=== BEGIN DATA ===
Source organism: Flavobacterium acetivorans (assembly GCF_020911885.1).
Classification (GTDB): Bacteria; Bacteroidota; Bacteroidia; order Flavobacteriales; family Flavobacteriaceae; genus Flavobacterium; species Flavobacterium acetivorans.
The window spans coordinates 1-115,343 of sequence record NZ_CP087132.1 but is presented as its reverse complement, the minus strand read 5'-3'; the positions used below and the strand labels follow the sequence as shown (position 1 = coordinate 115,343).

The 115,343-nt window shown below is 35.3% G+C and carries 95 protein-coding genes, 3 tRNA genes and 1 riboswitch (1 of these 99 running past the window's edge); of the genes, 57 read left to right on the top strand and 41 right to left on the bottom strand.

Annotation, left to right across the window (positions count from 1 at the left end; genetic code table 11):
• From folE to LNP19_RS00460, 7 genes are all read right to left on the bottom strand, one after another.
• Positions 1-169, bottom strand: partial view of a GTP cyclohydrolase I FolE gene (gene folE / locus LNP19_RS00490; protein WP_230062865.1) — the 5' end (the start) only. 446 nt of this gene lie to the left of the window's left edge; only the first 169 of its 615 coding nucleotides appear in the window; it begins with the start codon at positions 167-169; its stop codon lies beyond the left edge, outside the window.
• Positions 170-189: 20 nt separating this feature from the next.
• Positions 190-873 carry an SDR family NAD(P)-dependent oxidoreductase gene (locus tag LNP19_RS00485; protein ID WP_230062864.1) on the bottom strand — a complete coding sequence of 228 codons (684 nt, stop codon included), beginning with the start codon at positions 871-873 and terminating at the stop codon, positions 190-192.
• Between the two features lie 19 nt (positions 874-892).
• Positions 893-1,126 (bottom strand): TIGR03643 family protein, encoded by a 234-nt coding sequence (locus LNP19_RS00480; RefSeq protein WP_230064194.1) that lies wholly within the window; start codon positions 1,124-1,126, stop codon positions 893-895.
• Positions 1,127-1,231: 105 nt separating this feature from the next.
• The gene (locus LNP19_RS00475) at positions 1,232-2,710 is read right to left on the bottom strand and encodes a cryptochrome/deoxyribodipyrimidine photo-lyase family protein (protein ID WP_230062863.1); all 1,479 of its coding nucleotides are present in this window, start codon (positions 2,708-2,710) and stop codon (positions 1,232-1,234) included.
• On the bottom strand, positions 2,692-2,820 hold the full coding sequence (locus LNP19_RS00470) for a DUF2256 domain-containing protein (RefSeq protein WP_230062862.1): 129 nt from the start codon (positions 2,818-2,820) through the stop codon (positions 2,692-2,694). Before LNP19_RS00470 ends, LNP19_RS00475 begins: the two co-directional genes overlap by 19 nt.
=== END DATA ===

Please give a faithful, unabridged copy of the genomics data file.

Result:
Source organism: Flavobacterium acetivorans (assembly GCF_020911885.1).
Classification (GTDB): Bacteria; Bacteroidota; Bacteroidia; order Flavobacteriales; family Flavobacteriaceae; genus Flavobacterium; species Flavobacterium acetivorans.
The window spans coordinates 1-115,343 of sequence record NZ_CP087132.1 but is presented as its reverse complement, the minus strand read 5'-3'; the positions used below and the strand labels follow the sequence as shown (position 1 = coordinate 115,343).

The 115,343-nt window shown below is 35.3% G+C and carries 95 protein-coding genes, 3 tRNA genes and 1 riboswitch (1 of these 99 running past the window's edge); of the genes, 57 read left to right on the top strand and 41 right to left on the bottom strand.

Annotation, left to right across the window (positions count from 1 at the left end; genetic code table 11):
• From folE to LNP19_RS00460, 7 genes are all read right to left on the bottom strand, one after another.
• Positions 1-169, bottom strand: partial view of a GTP cyclohydrolase I FolE gene (gene folE / locus LNP19_RS00490; protein WP_230062865.1) — the 5' end (the start) only. 446 nt of this gene lie to the left of the window's left edge; only the first 169 of its 615 coding nucleotides appear in the window; it begins with the start codon at positions 167-169; its stop codon lies beyond the left edge, outside the window.
• Positions 170-189: 20 nt separating this feature from the next.
• Positions 190-873 carry an SDR family NAD(P)-dependent oxidoreductase gene (locus tag LNP19_RS00485; protein ID WP_230062864.1) on the bottom strand — a complete coding sequence of 228 codons (684 nt, stop codon included), beginning with the start codon at positions 871-873 and terminating at the stop codon, positions 190-192.
• Between the two features lie 19 nt (positions 874-892).
• Positions 893-1,126 (bottom strand): TIGR03643 family protein, encoded by a 234-nt coding sequence (locus LNP19_RS00480; RefSeq protein WP_230064194.1) that lies wholly within the window; start codon positions 1,124-1,126, stop codon positions 893-895.
• Positions 1,127-1,231: 105 nt separating this feature from the next.
• The gene (locus LNP19_RS00475) at positions 1,232-2,710 is read right to left on the bottom strand and encodes a cryptochrome/deoxyribodipyrimidine photo-lyase family protein (protein ID WP_230062863.1); all 1,479 of its coding nucleotides are present in this window, start codon (positions 2,708-2,710) and stop codon (positions 1,232-1,234) included.
• On the bottom strand, positions 2,692-2,820 hold the full coding sequence (locus LNP19_RS00470) for a DUF2256 domain-containing protein (RefSeq protein WP_230062862.1): 129 nt from the start codon (positions 2,818-2,820) through the stop codon (positions 2,692-2,694). Before LNP19_RS00470 ends, LNP19_RS00475 begins: the two co-directional genes overlap by 19 nt.